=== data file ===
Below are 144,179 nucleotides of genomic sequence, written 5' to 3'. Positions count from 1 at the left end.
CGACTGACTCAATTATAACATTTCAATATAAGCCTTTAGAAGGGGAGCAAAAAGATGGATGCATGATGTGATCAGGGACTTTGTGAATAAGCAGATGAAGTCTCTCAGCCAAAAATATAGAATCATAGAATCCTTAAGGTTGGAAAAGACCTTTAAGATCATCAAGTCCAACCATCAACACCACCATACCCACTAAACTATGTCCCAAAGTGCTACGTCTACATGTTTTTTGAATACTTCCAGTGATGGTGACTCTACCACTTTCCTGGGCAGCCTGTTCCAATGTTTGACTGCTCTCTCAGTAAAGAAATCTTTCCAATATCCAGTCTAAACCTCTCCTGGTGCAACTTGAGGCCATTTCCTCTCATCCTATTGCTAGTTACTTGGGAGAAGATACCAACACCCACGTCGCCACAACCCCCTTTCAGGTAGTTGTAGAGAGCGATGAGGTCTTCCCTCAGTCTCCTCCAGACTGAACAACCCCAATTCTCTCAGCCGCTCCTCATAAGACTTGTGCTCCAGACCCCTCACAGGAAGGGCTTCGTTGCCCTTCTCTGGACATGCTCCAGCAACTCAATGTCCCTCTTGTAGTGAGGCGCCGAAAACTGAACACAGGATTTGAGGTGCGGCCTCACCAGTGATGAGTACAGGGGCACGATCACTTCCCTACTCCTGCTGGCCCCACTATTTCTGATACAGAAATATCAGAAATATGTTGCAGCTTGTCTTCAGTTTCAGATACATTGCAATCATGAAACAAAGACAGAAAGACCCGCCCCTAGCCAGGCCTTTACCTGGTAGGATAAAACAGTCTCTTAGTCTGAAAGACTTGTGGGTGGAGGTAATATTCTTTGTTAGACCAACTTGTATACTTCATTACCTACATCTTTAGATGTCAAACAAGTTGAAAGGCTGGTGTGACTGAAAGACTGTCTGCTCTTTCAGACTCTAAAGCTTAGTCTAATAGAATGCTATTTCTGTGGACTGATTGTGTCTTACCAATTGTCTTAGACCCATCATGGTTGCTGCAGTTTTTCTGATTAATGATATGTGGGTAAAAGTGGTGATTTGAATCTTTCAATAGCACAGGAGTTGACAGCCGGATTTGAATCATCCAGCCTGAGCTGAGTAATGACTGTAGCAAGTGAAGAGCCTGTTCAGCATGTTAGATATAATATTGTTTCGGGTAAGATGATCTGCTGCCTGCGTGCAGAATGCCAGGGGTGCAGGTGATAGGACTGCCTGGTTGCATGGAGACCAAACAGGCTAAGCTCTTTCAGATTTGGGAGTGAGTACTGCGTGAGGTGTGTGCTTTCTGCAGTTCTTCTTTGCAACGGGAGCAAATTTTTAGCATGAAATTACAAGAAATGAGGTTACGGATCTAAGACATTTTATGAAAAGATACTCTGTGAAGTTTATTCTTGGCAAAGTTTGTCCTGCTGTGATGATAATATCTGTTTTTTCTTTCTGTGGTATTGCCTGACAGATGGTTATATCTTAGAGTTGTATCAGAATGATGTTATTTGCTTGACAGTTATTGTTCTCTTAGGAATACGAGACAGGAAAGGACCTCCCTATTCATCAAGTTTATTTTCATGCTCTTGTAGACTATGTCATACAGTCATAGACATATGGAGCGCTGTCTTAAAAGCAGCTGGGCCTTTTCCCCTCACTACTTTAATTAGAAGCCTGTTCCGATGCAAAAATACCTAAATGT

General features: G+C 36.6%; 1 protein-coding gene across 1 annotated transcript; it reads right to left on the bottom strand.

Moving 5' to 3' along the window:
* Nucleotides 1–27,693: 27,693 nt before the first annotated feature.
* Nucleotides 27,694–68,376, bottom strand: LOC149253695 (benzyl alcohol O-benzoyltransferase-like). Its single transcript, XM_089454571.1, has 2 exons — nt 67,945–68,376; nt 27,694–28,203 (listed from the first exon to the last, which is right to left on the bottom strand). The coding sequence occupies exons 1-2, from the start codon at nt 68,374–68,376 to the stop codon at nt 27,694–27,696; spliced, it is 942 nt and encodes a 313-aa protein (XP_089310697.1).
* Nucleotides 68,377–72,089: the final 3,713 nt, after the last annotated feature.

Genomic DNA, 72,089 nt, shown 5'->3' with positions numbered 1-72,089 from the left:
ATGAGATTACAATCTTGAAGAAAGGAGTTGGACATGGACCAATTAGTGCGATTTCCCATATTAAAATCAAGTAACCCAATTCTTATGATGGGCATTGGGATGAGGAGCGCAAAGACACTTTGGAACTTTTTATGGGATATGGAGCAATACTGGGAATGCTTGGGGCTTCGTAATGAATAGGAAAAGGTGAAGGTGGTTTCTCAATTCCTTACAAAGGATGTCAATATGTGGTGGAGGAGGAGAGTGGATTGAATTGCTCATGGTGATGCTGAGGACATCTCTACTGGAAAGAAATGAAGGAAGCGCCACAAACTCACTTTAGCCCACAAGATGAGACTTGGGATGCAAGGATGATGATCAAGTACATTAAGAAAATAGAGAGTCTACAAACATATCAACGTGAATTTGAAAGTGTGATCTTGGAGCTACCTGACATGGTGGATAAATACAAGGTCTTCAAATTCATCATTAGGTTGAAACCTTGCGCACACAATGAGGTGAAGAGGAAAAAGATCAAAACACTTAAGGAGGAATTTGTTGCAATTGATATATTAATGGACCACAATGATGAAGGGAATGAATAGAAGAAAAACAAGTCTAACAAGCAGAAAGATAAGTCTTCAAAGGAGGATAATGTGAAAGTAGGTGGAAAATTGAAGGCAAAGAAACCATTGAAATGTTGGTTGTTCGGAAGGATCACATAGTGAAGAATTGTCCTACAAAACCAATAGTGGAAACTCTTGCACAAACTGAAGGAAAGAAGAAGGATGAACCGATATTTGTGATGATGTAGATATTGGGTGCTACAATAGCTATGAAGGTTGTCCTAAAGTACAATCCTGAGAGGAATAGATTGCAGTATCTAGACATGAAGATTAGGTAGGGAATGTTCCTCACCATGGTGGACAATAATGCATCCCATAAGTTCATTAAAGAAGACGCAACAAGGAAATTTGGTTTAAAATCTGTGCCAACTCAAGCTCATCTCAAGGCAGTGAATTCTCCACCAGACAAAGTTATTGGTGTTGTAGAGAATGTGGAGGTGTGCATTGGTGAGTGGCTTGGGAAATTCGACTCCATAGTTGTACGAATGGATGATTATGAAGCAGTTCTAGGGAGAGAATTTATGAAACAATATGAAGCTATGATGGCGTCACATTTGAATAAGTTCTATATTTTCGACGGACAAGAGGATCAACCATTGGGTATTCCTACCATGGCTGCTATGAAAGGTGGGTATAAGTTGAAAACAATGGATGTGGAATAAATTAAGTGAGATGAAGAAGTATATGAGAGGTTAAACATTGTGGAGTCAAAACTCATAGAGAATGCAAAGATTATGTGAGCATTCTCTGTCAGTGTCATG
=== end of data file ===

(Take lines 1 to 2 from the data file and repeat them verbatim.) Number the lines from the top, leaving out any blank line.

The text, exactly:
Below are 144,179 nucleotides of genomic sequence, written 5' to 3'. Positions count from 1 at the left end.
CGACTGACTCAATTATAACATTTCAATATAAGCCTTTAGAAGGGGAGCAAAAAGATGGATGCATGATGTGATCAGGGACTTTGTGAATAAGCAGATGAAGTCTCTCAGCCAAAAATATAGAATCATAGAATCCTTAAGGTTGGAAAAGACCTTTAAGATCATCAAGTCCAACCATCAACACCACCATACCCACTAAACTATGTCCCAAAGTGCTACGTCTACATGTTTTTTGAATACTTCCAGTGATGGTGACTCTACCACTTTCCTGGGCAGCCTGTTCCAATGTTTGACTGCTCTCTCAGTAAAGAAATCTTTCCAATATCCAGTCTAAACCTCTCCTGGTGCAACTTGAGGCCATTTCCTCTCATCCTATTGCTAGTTACTTGGGAGAAGATACCAACACCCACGTCGCCACAACCCCCTTTCAGGTAGTTGTAGAGAGCGATGAGGTCTTCCCTCAGTCTCCTCCAGACTGAACAACCCCAATTCTCTCAGCCGCTCCTCATAAGACTTGTGCTCCAGACCCCTCACAGGAAGGGCTTCGTTGCCCTTCTCTGGACATGCTCCAGCAACTCAATGTCCCTCTTGTAGTGAGGCGCCGAAAACTGAACACAGGATTTGAGGTGCGGCCTCACCAGTGATGAGTACAGGGGCACGATCACTTCCCTACTCCTGCTGGCCCCACTATTTCTGATACAGAAATATCAGAAATATGTTGCAGCTTGTCTTCAGTTTCAGATACATTGCAATCATGAAACAAAGACAGAAAGACCCGCCCCTAGCCAGGCCTTTACCTGGTAGGATAAAACAGTCTCTTAGTCTGAAAGACTTGTGGGTGGAGGTAATATTCTTTGTTAGACCAACTTGTATACTTCATTACCTACATCTTTAGATGTCAAACAAGTTGAAAGGCTGGTGTGACTGAAAGACTGTCTGCTCTTTCAGACTCTAAAGCTTAGTCTAATAGAATGCTATTTCTGTGGACTGATTGTGTCTTACCAATTGTCTTAGACCCATCATGGTTGCTGCAGTTTTTCTGATTAATGATATGTGGGTAAAAGTGGTGATTTGAATCTTTCAATAGCACAGGAGTTGACAGCCGGATTTGAATCATCCAGCCTGAGCTGAGTAATGACTGTAGCAAGTGAAGAGCCTGTTCAGCATGTTAGATATAATATTGTTTCGGGTAAGATGATCTGCTGCCTGCGTGCAGAATGCCAGGGGTGCAGGTGATAGGACTGCCTGGTTGCATGGAGACCAAACAGGCTAAGCTCTTTCAGATTTGGGAGTGAGTACTGCGTGAGGTGTGTGCTTTCTGCAGTTCTTCTTTGCAACGGGAGCAAATTTTTAGCATGAAATTACAAGAAATGAGGTTACGGATCTAAGACATTTTATGAAAAGATACTCTGTGAAGTTTATTCTTGGCAAAGTTTGTCCTGCTGTGATGATAATATCTGTTTTTTCTTTCTGTGGTATTGCCTGACAGATGGTTATATCTTAGAGTTGTATCAGAATGATGTTATTTGCTTGACAGTTATTGTTCTCTTAGGAATACGAGACAGGAAAGGACCTCCCTATTCATCAAGTTTATTTTCATGCTCTTGTAGACTATGTCATACAGTCATAGACATATGGAGCGCTGTCTTAAAAGCAGCTGGGCCTTTTCCCCTCACTACTTTAATTAGAAGCCTGTTCCGATGCAAAAATACCTAAATGT